May the Omnipresent One Comfort You from His Place

This coming Sabbath service at our synagogue, I’m doing one of the Torah readings, from the Gospels, the first part of John chapter 11.

You may notice two funny things in that sentence. Firstly, as part of our Torah service, we don’t only read the standard parshah from the Torah (the first five books: Genesis, Exodus, Leviticus, Numbers, Deuteronomy) and the corresponding reading from the Haftarah (a selection of readings from the Prophets). We also read a passage from the Besorah, that is, the Gospels, following the Chayei Yeshua reading cycle (“Life of Yeshua” reading cycle).

The other funny thing is that I a Gentile am scheduled to read. As is typical, in our synagogue, it is deemed inappropriate for a Gentile to read from the Torah or Haftarah in Hebrew, and in particular to say the aliyah blessing: “Blessed are you, Lord, our God, master of the universe, who has chosen us from all peoples, and given us his Torah.” This is not something that one can rightly say who has not become part of Jewry.

On the other hand, we do allow Gentiles to read the English translation. (I have done so several times.) And most notably for this post, those Gentiles (like me) who know a little Hebrew, we can take a turn reading from the Gospels, translated into Hebrew. Why? Because the Gentile church for all its failings through history, it took a key part in preserving those documents. And so there is no reason why I personally should not also share in that work of God’s provenance.

As it turns out, if I could have chosen any of the upcoming passages to read, this week’s would have been my first choice, because this is a deeply meaningful story from the Gospel of John, with some twists that we often gloss over. In fact, I was thinking about approaching the rabbi in charge of scheduling the readings, to ask him whether it might be possible for me to read this week. But I never got a chance to, because he asked me first. (He had no idea what I was thinking.)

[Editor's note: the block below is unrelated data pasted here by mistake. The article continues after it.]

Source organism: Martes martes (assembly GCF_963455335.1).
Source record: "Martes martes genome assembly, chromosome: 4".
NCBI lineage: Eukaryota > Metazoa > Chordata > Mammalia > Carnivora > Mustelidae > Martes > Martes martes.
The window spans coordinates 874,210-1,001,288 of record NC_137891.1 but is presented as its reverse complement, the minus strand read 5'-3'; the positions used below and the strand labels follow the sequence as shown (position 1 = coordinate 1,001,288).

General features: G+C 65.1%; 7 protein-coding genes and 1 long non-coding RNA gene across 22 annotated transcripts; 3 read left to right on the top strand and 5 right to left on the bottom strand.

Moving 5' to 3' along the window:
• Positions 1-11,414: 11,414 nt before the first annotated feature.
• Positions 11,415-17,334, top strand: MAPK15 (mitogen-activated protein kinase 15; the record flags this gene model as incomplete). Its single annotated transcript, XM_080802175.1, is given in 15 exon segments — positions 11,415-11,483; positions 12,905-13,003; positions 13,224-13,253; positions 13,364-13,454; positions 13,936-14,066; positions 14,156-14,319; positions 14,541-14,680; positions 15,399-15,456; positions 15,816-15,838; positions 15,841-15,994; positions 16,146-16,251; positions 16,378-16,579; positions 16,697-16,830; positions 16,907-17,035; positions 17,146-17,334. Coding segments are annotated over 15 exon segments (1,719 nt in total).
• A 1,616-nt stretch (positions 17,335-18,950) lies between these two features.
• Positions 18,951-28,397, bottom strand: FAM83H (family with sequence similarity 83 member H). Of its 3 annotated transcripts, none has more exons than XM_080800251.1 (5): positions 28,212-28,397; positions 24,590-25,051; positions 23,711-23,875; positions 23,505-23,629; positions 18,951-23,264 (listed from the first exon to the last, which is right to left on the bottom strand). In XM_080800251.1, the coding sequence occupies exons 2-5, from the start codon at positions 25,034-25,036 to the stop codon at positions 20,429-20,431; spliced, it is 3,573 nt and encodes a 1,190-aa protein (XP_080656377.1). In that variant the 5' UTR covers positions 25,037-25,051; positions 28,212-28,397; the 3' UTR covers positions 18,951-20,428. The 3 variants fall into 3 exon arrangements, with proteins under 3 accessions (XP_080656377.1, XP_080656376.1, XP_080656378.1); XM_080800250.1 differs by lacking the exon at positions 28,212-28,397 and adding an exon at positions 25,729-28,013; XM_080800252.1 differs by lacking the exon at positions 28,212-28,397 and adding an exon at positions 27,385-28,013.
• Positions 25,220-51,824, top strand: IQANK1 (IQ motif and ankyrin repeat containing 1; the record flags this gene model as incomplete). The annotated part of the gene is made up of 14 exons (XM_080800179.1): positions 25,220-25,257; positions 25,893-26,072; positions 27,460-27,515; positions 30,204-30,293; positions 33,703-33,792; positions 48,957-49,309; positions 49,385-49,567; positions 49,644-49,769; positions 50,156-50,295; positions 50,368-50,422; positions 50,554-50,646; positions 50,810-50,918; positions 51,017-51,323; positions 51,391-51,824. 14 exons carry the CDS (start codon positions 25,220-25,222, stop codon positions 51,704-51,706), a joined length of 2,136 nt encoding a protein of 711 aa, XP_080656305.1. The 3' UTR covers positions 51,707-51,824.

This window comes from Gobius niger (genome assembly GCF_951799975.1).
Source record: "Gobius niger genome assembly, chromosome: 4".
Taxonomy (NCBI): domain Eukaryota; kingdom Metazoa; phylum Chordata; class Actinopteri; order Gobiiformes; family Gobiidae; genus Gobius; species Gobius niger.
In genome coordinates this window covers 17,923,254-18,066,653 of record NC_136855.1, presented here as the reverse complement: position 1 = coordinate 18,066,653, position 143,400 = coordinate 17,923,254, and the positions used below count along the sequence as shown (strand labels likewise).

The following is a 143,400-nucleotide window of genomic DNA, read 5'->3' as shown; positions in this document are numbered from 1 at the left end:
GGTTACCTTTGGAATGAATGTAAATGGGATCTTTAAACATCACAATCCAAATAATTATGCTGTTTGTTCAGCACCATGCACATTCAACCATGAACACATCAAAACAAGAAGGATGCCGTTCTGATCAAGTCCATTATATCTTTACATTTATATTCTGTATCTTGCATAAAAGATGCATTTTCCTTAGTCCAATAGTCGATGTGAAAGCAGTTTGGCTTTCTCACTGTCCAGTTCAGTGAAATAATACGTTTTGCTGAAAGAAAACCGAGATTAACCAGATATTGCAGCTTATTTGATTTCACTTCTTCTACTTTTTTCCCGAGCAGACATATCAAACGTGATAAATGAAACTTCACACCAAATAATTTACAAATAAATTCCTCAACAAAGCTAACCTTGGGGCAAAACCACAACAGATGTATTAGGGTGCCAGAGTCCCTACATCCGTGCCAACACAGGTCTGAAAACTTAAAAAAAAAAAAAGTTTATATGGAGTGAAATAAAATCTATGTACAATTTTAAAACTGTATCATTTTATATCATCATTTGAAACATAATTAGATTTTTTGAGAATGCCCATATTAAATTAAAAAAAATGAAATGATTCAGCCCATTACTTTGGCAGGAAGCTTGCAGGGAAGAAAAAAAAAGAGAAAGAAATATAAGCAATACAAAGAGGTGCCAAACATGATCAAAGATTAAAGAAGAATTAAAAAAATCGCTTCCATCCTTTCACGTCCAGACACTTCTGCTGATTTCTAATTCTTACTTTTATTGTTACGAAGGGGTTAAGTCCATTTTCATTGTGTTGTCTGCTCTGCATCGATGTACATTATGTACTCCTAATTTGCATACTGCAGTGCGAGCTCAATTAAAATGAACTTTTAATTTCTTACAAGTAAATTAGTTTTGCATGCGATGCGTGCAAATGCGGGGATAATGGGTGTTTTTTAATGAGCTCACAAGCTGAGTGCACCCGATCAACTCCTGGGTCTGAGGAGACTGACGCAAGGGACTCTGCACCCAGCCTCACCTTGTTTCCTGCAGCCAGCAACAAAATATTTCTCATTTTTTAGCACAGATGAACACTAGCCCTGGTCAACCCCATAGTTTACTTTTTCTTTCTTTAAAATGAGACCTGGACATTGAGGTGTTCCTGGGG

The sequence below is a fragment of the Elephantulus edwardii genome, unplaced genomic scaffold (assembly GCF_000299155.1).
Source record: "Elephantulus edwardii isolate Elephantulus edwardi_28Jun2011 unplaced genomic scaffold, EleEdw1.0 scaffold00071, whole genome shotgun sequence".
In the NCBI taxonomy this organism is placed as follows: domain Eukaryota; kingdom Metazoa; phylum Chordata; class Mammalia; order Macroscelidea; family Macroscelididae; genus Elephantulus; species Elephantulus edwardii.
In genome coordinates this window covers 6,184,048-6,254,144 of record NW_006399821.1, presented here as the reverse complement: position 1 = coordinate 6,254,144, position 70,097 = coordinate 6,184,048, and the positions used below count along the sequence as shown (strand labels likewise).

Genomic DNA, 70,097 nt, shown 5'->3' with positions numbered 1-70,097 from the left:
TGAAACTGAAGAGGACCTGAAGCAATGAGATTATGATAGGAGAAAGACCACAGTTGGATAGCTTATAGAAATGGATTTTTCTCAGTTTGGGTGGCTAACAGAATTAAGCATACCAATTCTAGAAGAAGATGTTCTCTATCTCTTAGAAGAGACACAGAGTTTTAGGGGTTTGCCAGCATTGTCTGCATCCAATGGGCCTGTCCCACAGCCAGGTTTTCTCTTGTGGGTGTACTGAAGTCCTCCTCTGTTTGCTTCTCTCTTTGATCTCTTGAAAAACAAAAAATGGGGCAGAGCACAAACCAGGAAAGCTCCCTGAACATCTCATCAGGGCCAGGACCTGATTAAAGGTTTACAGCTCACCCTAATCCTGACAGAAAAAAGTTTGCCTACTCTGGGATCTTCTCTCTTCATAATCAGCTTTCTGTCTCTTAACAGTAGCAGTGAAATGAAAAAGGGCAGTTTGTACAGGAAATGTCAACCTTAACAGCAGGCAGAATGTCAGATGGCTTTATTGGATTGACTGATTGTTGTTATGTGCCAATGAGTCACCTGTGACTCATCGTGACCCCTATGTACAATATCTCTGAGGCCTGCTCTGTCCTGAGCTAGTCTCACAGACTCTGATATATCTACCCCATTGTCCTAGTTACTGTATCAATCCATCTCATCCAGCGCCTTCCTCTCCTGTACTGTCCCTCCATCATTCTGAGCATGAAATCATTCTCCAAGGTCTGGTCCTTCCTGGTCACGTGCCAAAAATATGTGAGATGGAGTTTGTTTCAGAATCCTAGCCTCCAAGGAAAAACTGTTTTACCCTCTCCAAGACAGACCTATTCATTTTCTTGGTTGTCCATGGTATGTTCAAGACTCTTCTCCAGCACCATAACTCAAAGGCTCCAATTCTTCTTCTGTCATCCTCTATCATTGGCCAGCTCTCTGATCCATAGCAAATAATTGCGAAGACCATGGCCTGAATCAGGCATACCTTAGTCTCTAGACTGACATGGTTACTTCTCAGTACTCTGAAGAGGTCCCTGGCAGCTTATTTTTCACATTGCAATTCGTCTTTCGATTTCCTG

I want to focus on one part of the story, in John 11:17-37, and present a few thoughts.


Mary and Martha had a brother, Lazarus, who died from some disease. Yeshua knew he was sick, and yet he didn’t get there fast enough to heal him. In fact, he seems to have been moseying along, taking his time, intentionally, on purpose. By the time Yeshua got there, Lazarus had been in the grave for four days.

Mary and Martha were still sitting shiva in their house, and many others had come to comfort them. For a week after a close loved one dies, a Jew mourns. He does not bathe or shower; he does not wear nice clothes or jewelry; he does not shave; he may even cover up his mirrors so he doesn’t see how sad he looks. He does not take part in intimate pleasures with his spouse. He does not even study Torah.

However, he does usually open his home during certain times, for friends and family to visit. It is considered a great mitzvah, a “good deed,” to comfort a family who is sitting shiva. Mourners will often talk about the one who’s passed, share stories of his life. When it’s time to say goodbye, a common blessing is: “May the Omnipresent One comfort you among the other mourners of Zion and Jerusalem.” That blessing has deep meaning for me, which goes beyond mourning a loved one, and I’ll touch on that later on in this post.